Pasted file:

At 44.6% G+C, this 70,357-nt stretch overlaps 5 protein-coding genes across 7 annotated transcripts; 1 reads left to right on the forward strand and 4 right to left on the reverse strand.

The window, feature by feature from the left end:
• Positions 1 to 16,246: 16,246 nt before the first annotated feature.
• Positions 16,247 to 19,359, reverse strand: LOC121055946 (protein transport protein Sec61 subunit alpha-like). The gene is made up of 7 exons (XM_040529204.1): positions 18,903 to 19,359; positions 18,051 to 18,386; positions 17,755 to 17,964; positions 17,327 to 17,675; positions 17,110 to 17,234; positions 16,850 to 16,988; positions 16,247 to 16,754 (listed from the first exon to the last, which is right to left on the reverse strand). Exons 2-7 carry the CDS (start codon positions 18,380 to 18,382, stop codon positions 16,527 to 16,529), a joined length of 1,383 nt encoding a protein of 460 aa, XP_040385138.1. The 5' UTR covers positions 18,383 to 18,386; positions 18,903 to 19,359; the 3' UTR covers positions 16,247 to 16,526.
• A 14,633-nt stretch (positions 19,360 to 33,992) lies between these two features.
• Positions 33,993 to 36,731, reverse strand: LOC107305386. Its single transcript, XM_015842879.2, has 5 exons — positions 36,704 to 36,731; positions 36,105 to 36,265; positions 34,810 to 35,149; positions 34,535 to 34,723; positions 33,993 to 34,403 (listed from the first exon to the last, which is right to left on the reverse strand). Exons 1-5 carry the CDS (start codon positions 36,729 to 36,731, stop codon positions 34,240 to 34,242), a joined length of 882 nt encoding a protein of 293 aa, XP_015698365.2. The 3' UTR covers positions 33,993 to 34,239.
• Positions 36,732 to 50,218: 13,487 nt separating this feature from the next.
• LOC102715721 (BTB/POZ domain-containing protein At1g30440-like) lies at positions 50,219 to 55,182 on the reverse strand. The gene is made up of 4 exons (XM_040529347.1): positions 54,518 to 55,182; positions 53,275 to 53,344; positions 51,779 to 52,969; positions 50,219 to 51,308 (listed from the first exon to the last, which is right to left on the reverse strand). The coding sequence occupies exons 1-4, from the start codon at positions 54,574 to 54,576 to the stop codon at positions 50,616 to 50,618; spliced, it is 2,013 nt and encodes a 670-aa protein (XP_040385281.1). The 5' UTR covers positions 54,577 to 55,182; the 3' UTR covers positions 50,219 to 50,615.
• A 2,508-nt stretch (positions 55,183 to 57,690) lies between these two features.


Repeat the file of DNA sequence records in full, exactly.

At 44.6% G+C, this 70,357-nt stretch overlaps 5 protein-coding genes across 7 annotated transcripts; 1 reads left to right on the forward strand and 4 right to left on the reverse strand.

The window, feature by feature from the left end:
• Positions 1 to 16,246: 16,246 nt before the first annotated feature.
• Positions 16,247 to 19,359, reverse strand: LOC121055946 (protein transport protein Sec61 subunit alpha-like). The gene is made up of 7 exons (XM_040529204.1): positions 18,903 to 19,359; positions 18,051 to 18,386; positions 17,755 to 17,964; positions 17,327 to 17,675; positions 17,110 to 17,234; positions 16,850 to 16,988; positions 16,247 to 16,754 (listed from the first exon to the last, which is right to left on the reverse strand). Exons 2-7 carry the CDS (start codon positions 18,380 to 18,382, stop codon positions 16,527 to 16,529), a joined length of 1,383 nt encoding a protein of 460 aa, XP_040385138.1. The 5' UTR covers positions 18,383 to 18,386; positions 18,903 to 19,359; the 3' UTR covers positions 16,247 to 16,526.
• A 14,633-nt stretch (positions 19,360 to 33,992) lies between these two features.
• Positions 33,993 to 36,731, reverse strand: LOC107305386. Its single transcript, XM_015842879.2, has 5 exons — positions 36,704 to 36,731; positions 36,105 to 36,265; positions 34,810 to 35,149; positions 34,535 to 34,723; positions 33,993 to 34,403 (listed from the first exon to the last, which is right to left on the reverse strand). Exons 1-5 carry the CDS (start codon positions 36,729 to 36,731, stop codon positions 34,240 to 34,242), a joined length of 882 nt encoding a protein of 293 aa, XP_015698365.2. The 3' UTR covers positions 33,993 to 34,239.
• Positions 36,732 to 50,218: 13,487 nt separating this feature from the next.
• LOC102715721 (BTB/POZ domain-containing protein At1g30440-like) lies at positions 50,219 to 55,182 on the reverse strand. The gene is made up of 4 exons (XM_040529347.1): positions 54,518 to 55,182; positions 53,275 to 53,344; positions 51,779 to 52,969; positions 50,219 to 51,308 (listed from the first exon to the last, which is right to left on the reverse strand). The coding sequence occupies exons 1-4, from the start codon at positions 54,574 to 54,576 to the stop codon at positions 50,616 to 50,618; spliced, it is 2,013 nt and encodes a 670-aa protein (XP_040385281.1). The 5' UTR covers positions 54,577 to 55,182; the 3' UTR covers positions 50,219 to 50,615.
• A 2,508-nt stretch (positions 55,183 to 57,690) lies between these two features.